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If traveling makes us feel like we’re living in a movie set, going through these train stations is more than looking for conventional transport.

Often immortalized as symbols of magnificence, emotional reunions or melancholy goodbyes, the stations help to tell the cultural history of a community or country.

That’s why we’ve selected some of the world’s top must-stops! Which one would you like to land on?

1. World Trade Center Transportation Hub | New York, USA

As a result of the work of famous architect Santiago Calatrava, the New York station was recently completed and the highlight of the project is the elliptical structure of steel and glass measuring almost 75,000 square meters known as the Oculus. Structural steel ribs extend upward, like open wings. More than an architectural work of art, the station plays an essential role for city dwellers, as it connects trains, 11 subway lines, a ferry terminal and buildings. The World Trade Center Transportation Hub also houses a mall.

2. Antwerpen-Centraal | Antwerp, Belgium

Belgian architect Louis Delacenserie designed this 1905 masterpiece using an eclectic yet impressive combination of architectural styles. The extravagant building was damaged by bombs during World War II, though it remained structurally sound. But in the 1980s, the building was still in ruins. It was meticulously restored in 1986 and greatly expanded between 1998 and 2007.

3. Sirkeci Station | Istanbul, Turkey


Originally serving as the terminal for the famous Orient Express, Istanbul’s Sirkeci Station was built in 1890 by Prussian architect August Jasmund. It’s one of the best examples of 19th century blending of western and eastern styles – fitting, as Istanbul is the crossroads of Europe and Asia. No longer used as a station, it is now home to the Istanbul Railway Museum.

4. Atocha | Madrid, Spain

Although it has existed since 1851, in 1992, this one of the largest train stations in Spain gained a shopping center and an indoor garden, thus also serving as a greenhouse for plants. Its façade is an icon of 19th-century railway architecture and had, in the direction of the work, the participation of Alberto Palacio, a collaborator of the Eiffel Tower. The iron used for the roof was brought in from Belgium, while the bricks came from different parts of Spain.

5. Liege-Guillemins Station | Liege, Belgium

The structure designed by Calatrava is gigantic and can be seen from afar, due to its location. Completed in 2009, the Liege-Guillemins station replaced the 1958 structure that stood on the site, offering an ultra-modern, magnified view of the site. Without a defined façade, the new building serves to connect two neighborhoods that were previously divided by the train line.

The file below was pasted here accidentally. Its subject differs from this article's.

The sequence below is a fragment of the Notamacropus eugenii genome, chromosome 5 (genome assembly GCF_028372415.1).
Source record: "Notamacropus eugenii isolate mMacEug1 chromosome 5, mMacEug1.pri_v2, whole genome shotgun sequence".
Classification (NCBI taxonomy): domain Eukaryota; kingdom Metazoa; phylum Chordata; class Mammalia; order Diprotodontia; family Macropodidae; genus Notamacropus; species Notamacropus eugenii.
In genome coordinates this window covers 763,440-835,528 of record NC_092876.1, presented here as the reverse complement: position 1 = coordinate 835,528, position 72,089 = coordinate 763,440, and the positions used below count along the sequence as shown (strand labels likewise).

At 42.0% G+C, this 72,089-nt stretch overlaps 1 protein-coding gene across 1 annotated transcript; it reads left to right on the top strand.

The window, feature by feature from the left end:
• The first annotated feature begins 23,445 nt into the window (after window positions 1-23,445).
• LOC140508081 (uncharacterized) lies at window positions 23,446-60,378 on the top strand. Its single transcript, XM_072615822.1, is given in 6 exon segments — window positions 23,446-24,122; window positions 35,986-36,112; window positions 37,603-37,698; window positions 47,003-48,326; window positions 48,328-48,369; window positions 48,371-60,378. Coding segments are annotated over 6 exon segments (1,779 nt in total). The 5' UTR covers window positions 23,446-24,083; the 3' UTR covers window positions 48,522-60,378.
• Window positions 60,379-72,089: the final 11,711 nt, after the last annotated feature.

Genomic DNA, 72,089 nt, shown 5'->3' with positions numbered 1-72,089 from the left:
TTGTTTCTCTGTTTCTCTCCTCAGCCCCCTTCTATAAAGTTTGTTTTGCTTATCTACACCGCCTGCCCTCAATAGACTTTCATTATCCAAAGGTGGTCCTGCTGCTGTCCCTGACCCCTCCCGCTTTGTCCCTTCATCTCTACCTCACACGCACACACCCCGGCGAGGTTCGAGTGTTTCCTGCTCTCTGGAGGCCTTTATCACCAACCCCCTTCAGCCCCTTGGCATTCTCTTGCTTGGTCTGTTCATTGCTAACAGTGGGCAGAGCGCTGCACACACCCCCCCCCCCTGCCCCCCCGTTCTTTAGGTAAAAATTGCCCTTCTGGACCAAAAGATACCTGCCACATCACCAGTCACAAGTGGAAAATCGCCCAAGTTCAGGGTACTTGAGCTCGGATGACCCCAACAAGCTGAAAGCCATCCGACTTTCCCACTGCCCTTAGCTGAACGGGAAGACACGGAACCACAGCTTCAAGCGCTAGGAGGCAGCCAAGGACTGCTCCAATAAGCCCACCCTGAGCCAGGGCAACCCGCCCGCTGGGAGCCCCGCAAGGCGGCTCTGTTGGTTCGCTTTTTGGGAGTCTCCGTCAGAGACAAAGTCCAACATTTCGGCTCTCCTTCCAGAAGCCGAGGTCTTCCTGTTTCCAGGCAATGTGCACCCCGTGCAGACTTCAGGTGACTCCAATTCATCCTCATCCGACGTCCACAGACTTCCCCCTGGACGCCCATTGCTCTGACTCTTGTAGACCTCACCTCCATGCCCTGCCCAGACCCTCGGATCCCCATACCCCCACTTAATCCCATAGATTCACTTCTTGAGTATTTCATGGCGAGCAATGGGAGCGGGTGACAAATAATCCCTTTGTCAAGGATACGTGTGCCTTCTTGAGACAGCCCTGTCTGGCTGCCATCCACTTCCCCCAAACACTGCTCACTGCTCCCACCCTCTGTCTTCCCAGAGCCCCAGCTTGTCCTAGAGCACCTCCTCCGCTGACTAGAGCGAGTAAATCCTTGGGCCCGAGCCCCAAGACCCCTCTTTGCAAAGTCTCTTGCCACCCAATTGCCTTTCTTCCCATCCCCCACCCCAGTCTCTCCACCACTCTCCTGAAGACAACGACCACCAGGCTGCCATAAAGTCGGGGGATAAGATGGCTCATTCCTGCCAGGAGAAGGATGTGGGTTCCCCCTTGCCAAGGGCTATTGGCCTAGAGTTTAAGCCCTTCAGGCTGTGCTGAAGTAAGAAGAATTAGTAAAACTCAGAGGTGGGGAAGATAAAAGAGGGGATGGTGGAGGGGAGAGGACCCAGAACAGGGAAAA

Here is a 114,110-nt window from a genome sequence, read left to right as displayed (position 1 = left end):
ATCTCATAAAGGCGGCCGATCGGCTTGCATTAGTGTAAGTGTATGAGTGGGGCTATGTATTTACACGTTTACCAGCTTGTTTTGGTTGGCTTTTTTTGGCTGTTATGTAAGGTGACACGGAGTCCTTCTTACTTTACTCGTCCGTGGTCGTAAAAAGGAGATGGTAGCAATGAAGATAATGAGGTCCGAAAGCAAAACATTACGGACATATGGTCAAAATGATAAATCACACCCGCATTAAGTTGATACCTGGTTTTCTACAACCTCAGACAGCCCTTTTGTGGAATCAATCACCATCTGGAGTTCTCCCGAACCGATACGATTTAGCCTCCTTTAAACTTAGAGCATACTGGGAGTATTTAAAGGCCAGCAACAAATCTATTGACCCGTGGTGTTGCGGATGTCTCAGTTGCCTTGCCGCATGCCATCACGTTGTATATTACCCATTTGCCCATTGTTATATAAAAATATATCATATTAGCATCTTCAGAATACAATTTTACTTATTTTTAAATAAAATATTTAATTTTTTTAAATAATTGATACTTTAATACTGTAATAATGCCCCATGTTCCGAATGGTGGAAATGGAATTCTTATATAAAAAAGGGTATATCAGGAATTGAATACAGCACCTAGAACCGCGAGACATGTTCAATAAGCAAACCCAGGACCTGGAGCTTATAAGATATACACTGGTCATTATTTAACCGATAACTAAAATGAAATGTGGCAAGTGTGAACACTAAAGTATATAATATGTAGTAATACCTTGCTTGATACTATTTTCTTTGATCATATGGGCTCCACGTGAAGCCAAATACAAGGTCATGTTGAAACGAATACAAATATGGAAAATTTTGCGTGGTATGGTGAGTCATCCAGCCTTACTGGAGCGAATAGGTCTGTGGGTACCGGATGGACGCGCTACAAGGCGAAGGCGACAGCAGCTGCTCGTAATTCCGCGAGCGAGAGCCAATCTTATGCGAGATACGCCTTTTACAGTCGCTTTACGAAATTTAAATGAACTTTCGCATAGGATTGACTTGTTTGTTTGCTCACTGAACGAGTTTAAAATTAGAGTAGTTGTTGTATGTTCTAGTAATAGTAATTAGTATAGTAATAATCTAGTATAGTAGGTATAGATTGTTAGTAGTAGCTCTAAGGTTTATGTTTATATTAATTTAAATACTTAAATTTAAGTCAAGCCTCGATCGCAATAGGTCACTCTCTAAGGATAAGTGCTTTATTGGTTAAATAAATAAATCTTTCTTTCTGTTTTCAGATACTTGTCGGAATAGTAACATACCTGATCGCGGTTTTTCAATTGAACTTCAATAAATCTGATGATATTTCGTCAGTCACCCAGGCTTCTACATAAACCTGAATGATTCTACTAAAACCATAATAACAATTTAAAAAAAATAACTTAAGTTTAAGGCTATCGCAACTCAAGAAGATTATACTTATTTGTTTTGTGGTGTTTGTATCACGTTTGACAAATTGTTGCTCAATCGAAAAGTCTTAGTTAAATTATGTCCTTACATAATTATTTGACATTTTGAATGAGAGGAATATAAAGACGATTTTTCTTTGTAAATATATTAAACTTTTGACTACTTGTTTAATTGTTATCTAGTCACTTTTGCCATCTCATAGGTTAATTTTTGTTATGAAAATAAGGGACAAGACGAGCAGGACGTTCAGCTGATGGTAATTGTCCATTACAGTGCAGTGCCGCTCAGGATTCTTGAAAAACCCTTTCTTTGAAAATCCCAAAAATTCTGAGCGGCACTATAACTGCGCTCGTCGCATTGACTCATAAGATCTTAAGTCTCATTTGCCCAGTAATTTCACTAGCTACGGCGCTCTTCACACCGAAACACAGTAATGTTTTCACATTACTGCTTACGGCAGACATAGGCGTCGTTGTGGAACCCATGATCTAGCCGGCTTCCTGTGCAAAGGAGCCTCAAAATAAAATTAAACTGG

6. Grand Central Terminal | New York, USA

The station was and is constantly the setting for films and television series, which makes it recognized by many people. Originally built in 1871, it was demolished in 1903 and completed ten years later, and is now also a New York tourist spot. There are more than 750,000 people moving between its 49 hectares, 44 platforms, and 67 iron rails on two different levels every day. It is the biggest train station in number of platforms. With marble stairs, it’s famous painting on the ceiling and the Tiffany clock on the 42nd St façade, it is, in addition to the train station, a mandatory stop to eat at one of the more than 30 dining options.

7. Chhatrapati Shivaji Terminus | Mumbai, India

To fuse the then-popular Victorian Gothic style with Indian influences, British architect FW Stevens worked with local artisans this 1888 season to create the elaborate structure seen today. It was declared a UNESCO World Heritage Site in 2004 for its inventive architectural aesthetic.

8. São Bento Station | Porto, Portugal

Built on the site of a former 16th-century monastery, the São Bento Train Station was designed by architect José Marques da Silva. Although the Beaux Arts building is a beautiful structure in itself, what is most striking are the 20,000 tin tiles that decorate its interior. The plastic artist Jorge Colaço completed the project between 1905 and 1916.

9. Kuala Lumpur Railway Station | Kuala Lumpur, Malaysia

Opened in 1910, Kuala Lumpur train station is monumental. Its interior doesn’t draw much attention, but outside, with pavilions covered by domes, arches and many minarets, the station is a historic and beautiful building with architecture mixed between Eastern and Western styles. Since a modern station opened in the city, KL Sentral in 2001 has come to be known as the old station.